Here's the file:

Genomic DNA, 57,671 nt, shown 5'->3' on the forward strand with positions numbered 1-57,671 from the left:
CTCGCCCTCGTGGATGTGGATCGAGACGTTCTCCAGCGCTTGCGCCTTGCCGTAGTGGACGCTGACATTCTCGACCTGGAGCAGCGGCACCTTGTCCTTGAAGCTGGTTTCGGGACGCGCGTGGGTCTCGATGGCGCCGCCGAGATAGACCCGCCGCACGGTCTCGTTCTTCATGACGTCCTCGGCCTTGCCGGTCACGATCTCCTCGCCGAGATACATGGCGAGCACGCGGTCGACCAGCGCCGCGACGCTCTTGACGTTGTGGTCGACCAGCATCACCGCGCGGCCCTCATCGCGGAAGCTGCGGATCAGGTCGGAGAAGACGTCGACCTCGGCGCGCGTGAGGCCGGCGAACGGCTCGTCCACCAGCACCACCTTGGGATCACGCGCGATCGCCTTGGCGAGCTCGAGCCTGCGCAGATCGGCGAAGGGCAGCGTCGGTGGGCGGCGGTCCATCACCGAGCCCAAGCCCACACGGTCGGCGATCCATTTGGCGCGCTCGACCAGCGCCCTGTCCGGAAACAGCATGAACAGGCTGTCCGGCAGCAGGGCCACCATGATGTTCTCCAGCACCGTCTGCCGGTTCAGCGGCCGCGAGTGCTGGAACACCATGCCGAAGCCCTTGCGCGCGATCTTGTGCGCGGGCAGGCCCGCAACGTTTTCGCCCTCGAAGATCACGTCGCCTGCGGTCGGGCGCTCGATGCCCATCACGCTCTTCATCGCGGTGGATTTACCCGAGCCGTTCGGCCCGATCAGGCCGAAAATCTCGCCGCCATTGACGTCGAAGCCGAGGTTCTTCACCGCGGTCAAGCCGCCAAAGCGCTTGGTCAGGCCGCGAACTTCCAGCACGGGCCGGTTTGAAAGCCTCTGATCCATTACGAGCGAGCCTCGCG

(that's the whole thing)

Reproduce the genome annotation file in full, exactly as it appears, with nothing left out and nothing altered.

Genomic DNA, 57,671 nt, shown 5'->3' on the forward strand with positions numbered 1-57,671 from the left:
CTCGCCCTCGTGGATGTGGATCGAGACGTTCTCCAGCGCTTGCGCCTTGCCGTAGTGGACGCTGACATTCTCGACCTGGAGCAGCGGCACCTTGTCCTTGAAGCTGGTTTCGGGACGCGCGTGGGTCTCGATGGCGCCGCCGAGATAGACCCGCCGCACGGTCTCGTTCTTCATGACGTCCTCGGCCTTGCCGGTCACGATCTCCTCGCCGAGATACATGGCGAGCACGCGGTCGACCAGCGCCGCGACGCTCTTGACGTTGTGGTCGACCAGCATCACCGCGCGGCCCTCATCGCGGAAGCTGCGGATCAGGTCGGAGAAGACGTCGACCTCGGCGCGCGTGAGGCCGGCGAACGGCTCGTCCACCAGCACCACCTTGGGATCACGCGCGATCGCCTTGGCGAGCTCGAGCCTGCGCAGATCGGCGAAGGGCAGCGTCGGTGGGCGGCGGTCCATCACCGAGCCCAAGCCCACACGGTCGGCGATCCATTTGGCGCGCTCGACCAGCGCCCTGTCCGGAAACAGCATGAACAGGCTGTCCGGCAGCAGGGCCACCATGATGTTCTCCAGCACCGTCTGCCGGTTCAGCGGCCGCGAGTGCTGGAACACCATGCCGAAGCCCTTGCGCGCGATCTTGTGCGCGGGCAGGCCCGCAACGTTTTCGCCCTCGAAGATCACGTCGCCTGCGGTCGGGCGCTCGATGCCCATCACGCTCTTCATCGCGGTGGATTTACCCGAGCCGTTCGGCCCGATCAGGCCGAAAATCTCGCCGCCATTGACGTCGAAGCCGAGGTTCTTCACCGCGGTCAAGCCGCCAAAGCGCTTGGTCAGGCCGCGAACTTCCAGCACGGGCCGGTTTGAAAGCCTCTGATCCATTACGAGCGAGCCTCGCG